Juliette Deutsch, co-editor-in-chief
Sophia Goldberg, staff writer
Natasha Dardashti, staff writer
Lauren Hannani, staff writer
Enrollment has dropped since 2010 from roughly 2,000 students to 1,593. Although solutions are being looked at for increasing the number of students enrolled, some electives and teachers may be cut in the process.
As of now, there is no guarantee that any elective will be cut. But, if low enrollment continues, some electives will be in jeopardy. However, principal David Jackson does not think that this is a prevailing issue.
“There are no elective cuts at this point in time today. We are about 1,700 kids, and we will wait to see how many kids we have next year,” Jackson said. “If enrollment goes down, it affects everything: how many teachers we have and what we can offer. But, until we see the actual enrollment and what [students] sign up for, I don’t have a clue what’s going to continue [or] not continue.”
Board of Education member Noah Margo states that the teachers will be affected most by the dropping enrollment. If the enrollment levels continues to decrease, teacher cuts will have to be made in classes with low enrollment.
“Lower enrollment only affects the district in as far as staffing, specifically overstaffing. We have required ratios of teachers to students. When enrollment drops and the numbers don’t support the staff, cuts must be made in order to keep the budget balanced,” Margo said.
“As a Basic Aid District, we are not funded by the state on a per child basis, average daily attendance or revenue limit district. We self-fund and that is essentially all the money we receive. If we have more students, we do not get more revenue,” Korbatov said. “Hence, I do not see declining enrollment as a negative; quite the contrary. If our district is to be compared to a pie, the pie won’t increase irrespective of the number of students feeding out of this pie. So the fact that our enrollment declined at BHHS signals to me that we have to build new state of the art buildings that can deliver a 21st century experience to our students. But be mindful that in terms of student population, ‘Less is more’.”
A major concern for Margo regarding the dropping enrollment seems to be the high cost of living in Beverly Hills and the number of families favoring religious private schools over Beverly.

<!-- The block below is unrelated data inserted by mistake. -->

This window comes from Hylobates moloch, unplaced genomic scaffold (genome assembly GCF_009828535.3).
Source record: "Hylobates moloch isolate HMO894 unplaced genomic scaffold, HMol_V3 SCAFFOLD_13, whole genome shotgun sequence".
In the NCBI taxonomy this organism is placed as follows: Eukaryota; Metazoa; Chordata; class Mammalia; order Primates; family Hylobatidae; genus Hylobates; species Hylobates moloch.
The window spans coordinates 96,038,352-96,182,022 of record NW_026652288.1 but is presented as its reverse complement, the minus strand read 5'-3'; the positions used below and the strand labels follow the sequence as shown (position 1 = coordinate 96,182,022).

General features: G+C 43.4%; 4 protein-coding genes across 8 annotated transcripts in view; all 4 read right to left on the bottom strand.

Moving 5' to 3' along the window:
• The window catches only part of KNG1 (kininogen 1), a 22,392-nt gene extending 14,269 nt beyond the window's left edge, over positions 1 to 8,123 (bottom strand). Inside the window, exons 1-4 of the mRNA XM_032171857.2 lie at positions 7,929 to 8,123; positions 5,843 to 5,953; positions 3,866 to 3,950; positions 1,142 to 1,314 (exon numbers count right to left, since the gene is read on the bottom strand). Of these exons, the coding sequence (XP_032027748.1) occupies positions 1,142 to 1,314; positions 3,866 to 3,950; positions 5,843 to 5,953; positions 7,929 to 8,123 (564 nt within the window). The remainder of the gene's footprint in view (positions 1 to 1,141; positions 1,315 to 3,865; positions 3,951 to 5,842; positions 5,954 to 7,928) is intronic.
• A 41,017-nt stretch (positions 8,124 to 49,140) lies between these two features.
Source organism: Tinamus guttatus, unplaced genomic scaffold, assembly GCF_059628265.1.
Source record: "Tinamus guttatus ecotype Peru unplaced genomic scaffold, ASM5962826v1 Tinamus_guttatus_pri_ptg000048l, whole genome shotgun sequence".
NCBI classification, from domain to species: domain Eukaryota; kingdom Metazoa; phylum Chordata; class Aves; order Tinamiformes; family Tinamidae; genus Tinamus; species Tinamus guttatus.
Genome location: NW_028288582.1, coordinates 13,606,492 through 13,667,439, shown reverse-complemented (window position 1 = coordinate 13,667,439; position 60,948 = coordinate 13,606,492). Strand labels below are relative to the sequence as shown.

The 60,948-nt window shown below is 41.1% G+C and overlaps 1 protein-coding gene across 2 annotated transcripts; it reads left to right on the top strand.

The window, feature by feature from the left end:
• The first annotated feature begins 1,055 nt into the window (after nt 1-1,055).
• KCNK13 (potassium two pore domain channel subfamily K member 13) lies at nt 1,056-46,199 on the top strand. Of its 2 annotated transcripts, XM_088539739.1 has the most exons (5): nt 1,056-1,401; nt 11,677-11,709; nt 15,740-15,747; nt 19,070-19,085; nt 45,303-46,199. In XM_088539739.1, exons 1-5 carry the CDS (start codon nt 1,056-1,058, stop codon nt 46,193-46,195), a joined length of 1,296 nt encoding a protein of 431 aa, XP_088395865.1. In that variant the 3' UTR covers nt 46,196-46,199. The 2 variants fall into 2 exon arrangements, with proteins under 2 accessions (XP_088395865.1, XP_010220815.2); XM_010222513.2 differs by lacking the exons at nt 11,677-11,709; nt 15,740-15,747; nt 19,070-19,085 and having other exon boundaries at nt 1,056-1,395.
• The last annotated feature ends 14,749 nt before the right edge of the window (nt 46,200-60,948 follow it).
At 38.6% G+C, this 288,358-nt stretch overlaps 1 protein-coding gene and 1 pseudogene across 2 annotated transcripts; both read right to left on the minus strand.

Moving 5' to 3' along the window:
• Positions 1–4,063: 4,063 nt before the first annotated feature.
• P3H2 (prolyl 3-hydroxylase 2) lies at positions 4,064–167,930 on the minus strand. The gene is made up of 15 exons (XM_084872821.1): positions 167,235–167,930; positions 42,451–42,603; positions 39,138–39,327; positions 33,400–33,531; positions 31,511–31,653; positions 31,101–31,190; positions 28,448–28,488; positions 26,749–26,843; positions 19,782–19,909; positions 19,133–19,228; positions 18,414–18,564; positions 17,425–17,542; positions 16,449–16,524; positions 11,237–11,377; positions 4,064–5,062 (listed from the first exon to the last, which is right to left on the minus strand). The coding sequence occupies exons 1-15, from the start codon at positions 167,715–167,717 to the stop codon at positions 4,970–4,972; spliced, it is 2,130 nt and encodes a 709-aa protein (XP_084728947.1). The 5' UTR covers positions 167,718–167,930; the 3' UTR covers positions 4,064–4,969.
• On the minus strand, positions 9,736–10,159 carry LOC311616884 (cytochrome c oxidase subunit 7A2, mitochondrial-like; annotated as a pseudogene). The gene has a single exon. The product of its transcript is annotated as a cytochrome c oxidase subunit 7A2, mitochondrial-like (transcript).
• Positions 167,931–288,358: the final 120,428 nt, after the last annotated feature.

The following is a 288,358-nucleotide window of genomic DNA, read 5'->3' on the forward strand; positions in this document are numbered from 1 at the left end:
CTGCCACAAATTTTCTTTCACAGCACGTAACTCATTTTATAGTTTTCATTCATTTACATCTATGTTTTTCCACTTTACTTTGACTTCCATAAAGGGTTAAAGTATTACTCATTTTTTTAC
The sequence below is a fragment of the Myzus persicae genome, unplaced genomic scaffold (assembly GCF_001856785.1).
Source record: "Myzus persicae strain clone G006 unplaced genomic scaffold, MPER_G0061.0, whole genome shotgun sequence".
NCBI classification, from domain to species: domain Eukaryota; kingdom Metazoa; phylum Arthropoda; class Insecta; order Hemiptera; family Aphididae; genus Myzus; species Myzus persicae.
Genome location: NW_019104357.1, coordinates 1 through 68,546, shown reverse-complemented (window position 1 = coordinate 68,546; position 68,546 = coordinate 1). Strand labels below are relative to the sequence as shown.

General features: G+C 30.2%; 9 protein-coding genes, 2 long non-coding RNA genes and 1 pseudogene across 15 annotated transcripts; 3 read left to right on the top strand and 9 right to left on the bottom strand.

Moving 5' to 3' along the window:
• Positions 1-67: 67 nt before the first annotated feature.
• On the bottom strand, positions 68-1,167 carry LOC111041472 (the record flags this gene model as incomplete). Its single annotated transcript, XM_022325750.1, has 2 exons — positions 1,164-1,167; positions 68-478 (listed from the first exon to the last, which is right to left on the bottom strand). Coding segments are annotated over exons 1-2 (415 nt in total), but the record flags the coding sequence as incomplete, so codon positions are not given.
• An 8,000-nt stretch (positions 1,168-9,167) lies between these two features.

“[The level of enrollment is dropping because of the] cost of housing in Beverly Hills. It is very difficult for new families to afford to live here. There is not much we can do about that,” Margo said. “On top of that, you have a multitude of families enrolling their kids in private schools for religious reasons. Once again, not much for us to do there either. It is the families that teeter between private and public schools that we want to emphatically get to enroll in our district.”
To add, Jackson is hopeful that the recent tours given to prospective students will potentially help the enrollment increase.
“The other option is the district can change its position and become an open-enrollment district, which is anybody up to a certain level that we set can enroll in the school. But right now I haven’t seen any plans to become an open-enrollment school,” Jackson said.
As an open-enrollment school, Beverly would allow a certain number of students living out of Beverly Hills to attend.
Korbatov states that the current state of the school grounds could be the potential reason for such low enrollment numbers, a problem that could be solved through upcoming construction plans to modernize the campus.
“BHHS is an old campus with buildings that are old and not ideal for 21st century learning. We do not have state of the art technology. We lack infrastructure to deliver to our students what can be found at a myriad of private schools citywide,” Korbatov said.
To learn more about the specific changes planned for the modernization of the school, click here.
Margo acknowledges that the parents of students currently enrolled in the district are recruiting Beverly Hills families to stay in the district and community instead of sending their kids to private schools in and around the city.
“Parents are reaching out to other parents and doing a respectful job selling them on the district. This, of course, is more effective in the lower grades, but I’ve heard word of mouth is spreading and we have had tremendously well-attended and successful high school tours this year,” Margo said. “Finally we need to stop talking about being the best and actually do it. Like they say, ‘If you build it, they will come.’” Margo said.